A mimeograph is an old-fashioned copy machine. Mimeographs were often used for making classroom copies in schools before photocopying became inexpensive in the mid- to late-twentieth century.

A mimeograph printed copies by pressing ink through a stencil onto paper, which was pulled by a crank through a system of rollers. The copies themselves were often also called mimeographs. Even after the invention of modern photocopiers, mimeographs were a popular way to make cheap copies, and many offices still had the machines as late as the 1990's. The root of mimeograph is the Greek mimeisthai, "to mimic, represent, or imitate."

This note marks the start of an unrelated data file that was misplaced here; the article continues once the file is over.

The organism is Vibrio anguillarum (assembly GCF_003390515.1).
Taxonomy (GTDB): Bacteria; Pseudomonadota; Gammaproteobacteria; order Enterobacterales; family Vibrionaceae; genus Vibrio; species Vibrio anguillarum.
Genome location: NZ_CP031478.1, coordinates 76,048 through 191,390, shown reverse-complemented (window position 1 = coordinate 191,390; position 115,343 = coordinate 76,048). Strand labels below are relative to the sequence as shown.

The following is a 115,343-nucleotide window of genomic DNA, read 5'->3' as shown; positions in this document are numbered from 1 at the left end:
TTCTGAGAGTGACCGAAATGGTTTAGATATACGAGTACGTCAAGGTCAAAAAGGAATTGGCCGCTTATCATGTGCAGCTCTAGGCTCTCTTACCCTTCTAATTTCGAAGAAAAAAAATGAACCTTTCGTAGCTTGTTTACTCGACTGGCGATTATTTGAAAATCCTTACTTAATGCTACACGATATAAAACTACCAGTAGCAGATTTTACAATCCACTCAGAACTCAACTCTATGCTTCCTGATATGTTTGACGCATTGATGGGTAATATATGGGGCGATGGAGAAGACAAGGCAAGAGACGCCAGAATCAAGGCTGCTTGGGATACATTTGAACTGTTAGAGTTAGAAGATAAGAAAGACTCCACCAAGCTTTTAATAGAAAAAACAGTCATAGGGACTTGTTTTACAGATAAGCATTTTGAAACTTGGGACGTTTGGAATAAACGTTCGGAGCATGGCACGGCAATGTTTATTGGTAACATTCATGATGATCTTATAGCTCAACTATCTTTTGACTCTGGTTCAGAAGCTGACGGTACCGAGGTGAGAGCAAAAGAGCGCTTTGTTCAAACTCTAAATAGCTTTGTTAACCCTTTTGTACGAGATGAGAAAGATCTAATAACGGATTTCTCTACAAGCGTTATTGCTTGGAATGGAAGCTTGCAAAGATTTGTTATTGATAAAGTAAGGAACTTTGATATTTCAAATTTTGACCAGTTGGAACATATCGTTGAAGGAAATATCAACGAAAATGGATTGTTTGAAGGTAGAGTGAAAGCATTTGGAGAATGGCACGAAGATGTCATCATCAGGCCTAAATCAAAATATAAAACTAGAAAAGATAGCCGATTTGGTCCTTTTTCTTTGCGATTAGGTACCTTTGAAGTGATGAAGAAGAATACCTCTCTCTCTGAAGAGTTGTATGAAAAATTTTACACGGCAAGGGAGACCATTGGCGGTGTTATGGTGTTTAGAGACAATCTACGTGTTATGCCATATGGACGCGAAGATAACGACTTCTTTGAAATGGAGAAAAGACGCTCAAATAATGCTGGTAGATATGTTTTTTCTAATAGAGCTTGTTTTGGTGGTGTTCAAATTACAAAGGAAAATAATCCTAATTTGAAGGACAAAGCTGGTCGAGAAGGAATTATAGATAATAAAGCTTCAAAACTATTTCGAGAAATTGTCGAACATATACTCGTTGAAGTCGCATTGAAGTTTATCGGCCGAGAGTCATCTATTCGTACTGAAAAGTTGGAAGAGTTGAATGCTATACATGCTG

Definitions of mimeograph
  1. noun
    a rotary duplicator that uses a stencil through which ink is pressed (trade mark Roneo)
    synonyms: Roneo, Roneograph, mimeo, mimeograph machine
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    type of:
    copier, duplicator
    apparatus that makes copies of typed, written or drawn material
  2. verb
    print copies from (a prepared stencil) using a mimeograph
    “She mimeographed the syllabus”
    synonyms: mimeo
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    type of:
    copy, re-create
    make a replica of
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